What’s That Banging Noise Coming From My Pipes?

The home is full of sounds – kids running around, television playing in the family room, laundry spinning around in the dryer. One place you don’t expect a loud commotion is your plumbing. So what if you hear a sudden banging noise coming from your pipes? You may have what is called a water hammer. Today, we’ll explain what that means, what causes it, and how to fix it.

Water Leak

What is a water hammer?

A water hammer, technically called hydraulic shock, occurs when pressurized water bangs against the pipe walls or a valve that shuts (when you turn off a faucet, for example). It’s a common plumbing issue, but not one that should be ignored. Aside from being annoying, a water hammer can put extra stress on your plumbing, which can eventually turn into a leak.

What causes a water hammer?

There are a few things that could cause noisy pipes in your home. It’s important to find the exact cause of your issue so you can take the proper steps to addressing it.

  1. Water in air chambers.

Air chambers are vertical pipes built into your plumbing system. They’re designed to regulate pressure and keep water flowing smoothly. If too much water gets in the air chambers, they can’t do their job.

The good news is you can reset the air chambers by turning off your house’s main water shut-off valve, turning on all the faucets in your home (including outdoor hose bibbs), and draining all the water out of the plumbing.

  1. Appliance pressure fluctuations.

If the water hammer only happens when you’re running a dishwasher, washing machine, or sprinkler system, the change in water pressure from that appliance could be the cause. Installing a water hammer arrestor to the appliance should take care of the problem.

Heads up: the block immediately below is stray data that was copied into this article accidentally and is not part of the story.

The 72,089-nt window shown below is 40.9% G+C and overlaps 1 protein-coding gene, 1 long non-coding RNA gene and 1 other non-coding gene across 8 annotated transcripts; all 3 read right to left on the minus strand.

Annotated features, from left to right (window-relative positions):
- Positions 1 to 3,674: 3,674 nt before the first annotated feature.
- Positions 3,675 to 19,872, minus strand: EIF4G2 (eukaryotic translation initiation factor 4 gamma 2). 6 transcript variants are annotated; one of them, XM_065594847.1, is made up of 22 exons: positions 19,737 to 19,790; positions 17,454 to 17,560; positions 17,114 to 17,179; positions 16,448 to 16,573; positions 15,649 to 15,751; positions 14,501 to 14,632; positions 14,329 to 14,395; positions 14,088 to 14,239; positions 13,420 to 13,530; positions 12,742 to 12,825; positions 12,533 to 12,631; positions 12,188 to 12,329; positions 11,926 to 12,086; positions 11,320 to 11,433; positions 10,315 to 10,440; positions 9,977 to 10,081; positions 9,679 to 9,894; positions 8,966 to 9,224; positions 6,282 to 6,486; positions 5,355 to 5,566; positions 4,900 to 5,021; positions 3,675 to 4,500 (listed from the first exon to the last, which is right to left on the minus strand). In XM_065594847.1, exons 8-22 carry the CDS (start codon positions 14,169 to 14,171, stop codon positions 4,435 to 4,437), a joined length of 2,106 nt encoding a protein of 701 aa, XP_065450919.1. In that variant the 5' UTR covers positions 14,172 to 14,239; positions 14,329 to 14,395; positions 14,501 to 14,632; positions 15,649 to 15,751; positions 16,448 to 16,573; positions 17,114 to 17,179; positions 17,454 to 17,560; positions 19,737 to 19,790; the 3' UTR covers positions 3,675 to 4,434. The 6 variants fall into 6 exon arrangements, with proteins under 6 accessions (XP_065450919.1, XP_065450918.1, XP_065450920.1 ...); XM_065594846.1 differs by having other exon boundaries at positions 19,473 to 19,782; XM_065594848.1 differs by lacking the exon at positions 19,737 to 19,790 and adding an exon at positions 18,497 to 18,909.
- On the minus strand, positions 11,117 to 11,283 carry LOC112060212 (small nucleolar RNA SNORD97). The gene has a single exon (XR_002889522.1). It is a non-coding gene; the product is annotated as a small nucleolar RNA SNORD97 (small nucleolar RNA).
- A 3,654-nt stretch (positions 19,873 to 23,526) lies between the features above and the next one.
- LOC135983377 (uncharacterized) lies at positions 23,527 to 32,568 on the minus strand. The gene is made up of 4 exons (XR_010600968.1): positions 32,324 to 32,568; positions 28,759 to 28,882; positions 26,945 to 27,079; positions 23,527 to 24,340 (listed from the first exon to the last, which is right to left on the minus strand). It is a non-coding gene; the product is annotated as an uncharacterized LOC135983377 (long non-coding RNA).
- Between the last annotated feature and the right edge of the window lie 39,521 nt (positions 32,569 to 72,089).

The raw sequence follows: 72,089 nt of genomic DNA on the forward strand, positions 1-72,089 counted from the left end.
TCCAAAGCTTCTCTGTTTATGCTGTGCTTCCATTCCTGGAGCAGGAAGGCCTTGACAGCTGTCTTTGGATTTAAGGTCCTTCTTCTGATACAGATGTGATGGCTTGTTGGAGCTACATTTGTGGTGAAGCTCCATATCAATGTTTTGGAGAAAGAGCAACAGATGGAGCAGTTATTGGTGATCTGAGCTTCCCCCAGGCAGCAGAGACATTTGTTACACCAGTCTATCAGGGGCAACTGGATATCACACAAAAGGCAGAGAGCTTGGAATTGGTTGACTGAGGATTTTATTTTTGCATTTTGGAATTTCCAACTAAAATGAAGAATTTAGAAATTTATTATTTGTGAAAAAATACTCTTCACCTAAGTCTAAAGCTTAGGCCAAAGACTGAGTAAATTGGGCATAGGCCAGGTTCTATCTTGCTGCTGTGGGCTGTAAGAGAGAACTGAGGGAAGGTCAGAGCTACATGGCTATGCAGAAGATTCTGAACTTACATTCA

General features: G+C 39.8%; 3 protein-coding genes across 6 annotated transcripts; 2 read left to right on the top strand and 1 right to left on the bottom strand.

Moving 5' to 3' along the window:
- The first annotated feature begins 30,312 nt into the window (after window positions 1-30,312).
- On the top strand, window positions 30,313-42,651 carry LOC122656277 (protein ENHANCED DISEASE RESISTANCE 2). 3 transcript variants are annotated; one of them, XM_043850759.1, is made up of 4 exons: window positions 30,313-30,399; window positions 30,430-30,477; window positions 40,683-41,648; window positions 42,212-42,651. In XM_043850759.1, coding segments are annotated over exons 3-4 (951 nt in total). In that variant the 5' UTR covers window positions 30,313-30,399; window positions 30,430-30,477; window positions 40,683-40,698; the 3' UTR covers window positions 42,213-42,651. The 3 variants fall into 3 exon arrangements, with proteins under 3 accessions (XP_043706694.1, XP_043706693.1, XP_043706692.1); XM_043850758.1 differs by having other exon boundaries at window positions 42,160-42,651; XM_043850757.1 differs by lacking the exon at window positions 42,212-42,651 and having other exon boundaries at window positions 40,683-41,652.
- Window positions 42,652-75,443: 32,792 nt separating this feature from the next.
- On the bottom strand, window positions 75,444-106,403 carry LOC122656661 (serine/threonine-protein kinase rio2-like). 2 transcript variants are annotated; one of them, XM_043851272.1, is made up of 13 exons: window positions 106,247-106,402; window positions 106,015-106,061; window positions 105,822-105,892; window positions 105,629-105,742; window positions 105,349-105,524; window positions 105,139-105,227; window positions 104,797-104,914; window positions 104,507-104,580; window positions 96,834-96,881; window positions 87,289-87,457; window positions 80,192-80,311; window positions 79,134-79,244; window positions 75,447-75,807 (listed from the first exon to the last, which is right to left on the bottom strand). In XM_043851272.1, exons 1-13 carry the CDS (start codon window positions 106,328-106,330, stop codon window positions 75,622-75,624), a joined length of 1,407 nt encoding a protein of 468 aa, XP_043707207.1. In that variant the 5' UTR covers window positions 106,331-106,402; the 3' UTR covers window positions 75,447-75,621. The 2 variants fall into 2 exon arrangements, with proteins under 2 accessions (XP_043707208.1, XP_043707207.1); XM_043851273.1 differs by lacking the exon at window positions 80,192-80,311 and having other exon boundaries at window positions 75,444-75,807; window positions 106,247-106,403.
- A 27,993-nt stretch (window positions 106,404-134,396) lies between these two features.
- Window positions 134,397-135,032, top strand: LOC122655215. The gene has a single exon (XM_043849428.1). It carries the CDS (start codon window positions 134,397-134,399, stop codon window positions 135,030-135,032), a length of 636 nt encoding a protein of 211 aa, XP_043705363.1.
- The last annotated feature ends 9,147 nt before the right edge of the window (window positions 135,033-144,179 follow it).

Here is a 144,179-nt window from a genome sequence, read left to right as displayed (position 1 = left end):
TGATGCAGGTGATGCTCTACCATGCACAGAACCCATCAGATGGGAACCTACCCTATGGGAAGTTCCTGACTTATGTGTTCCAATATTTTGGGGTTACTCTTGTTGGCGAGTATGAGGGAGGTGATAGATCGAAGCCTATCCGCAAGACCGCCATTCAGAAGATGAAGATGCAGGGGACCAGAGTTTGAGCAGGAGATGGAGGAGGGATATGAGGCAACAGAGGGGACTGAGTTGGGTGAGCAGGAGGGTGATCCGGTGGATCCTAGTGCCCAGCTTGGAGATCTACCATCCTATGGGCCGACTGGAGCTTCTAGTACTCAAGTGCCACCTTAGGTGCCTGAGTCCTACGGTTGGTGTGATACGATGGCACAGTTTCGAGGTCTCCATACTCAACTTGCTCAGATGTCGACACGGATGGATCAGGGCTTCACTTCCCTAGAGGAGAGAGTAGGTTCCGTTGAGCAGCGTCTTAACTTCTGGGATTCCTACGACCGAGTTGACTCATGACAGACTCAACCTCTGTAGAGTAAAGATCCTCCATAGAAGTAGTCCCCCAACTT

1. High water pressure.

You’re more likely to experience water hammers if your home’s water pressure is too high. An easy way to check this is by purchasing a water pressure gauge kit from a home improvement store.

Before running the test, be sure to close all faucets and turn off appliances using water. Attach the gauge to your hose bibb (outdoor faucet) and slowly open the valve all the way. The gauge will give you a reading. If it says your pressure is more than 80 psi, then your water pressure is too high and you’ll need to install a pressure regulator.

  1. Insecure pipes.

When pipes are not properly secured to the home’s structure, the change in water pressure can make them shake. Often, you can identify which pipes are loose and causing the banging noise, then secure them with pipe supports or plumber’s tape.

There are other causes of water hammers, but these are the most common. If you have noisy pipes, call Rick’s Plumbing at (203) 874-6629. One of our licensed plumbers will come out and fix the problem once and for all.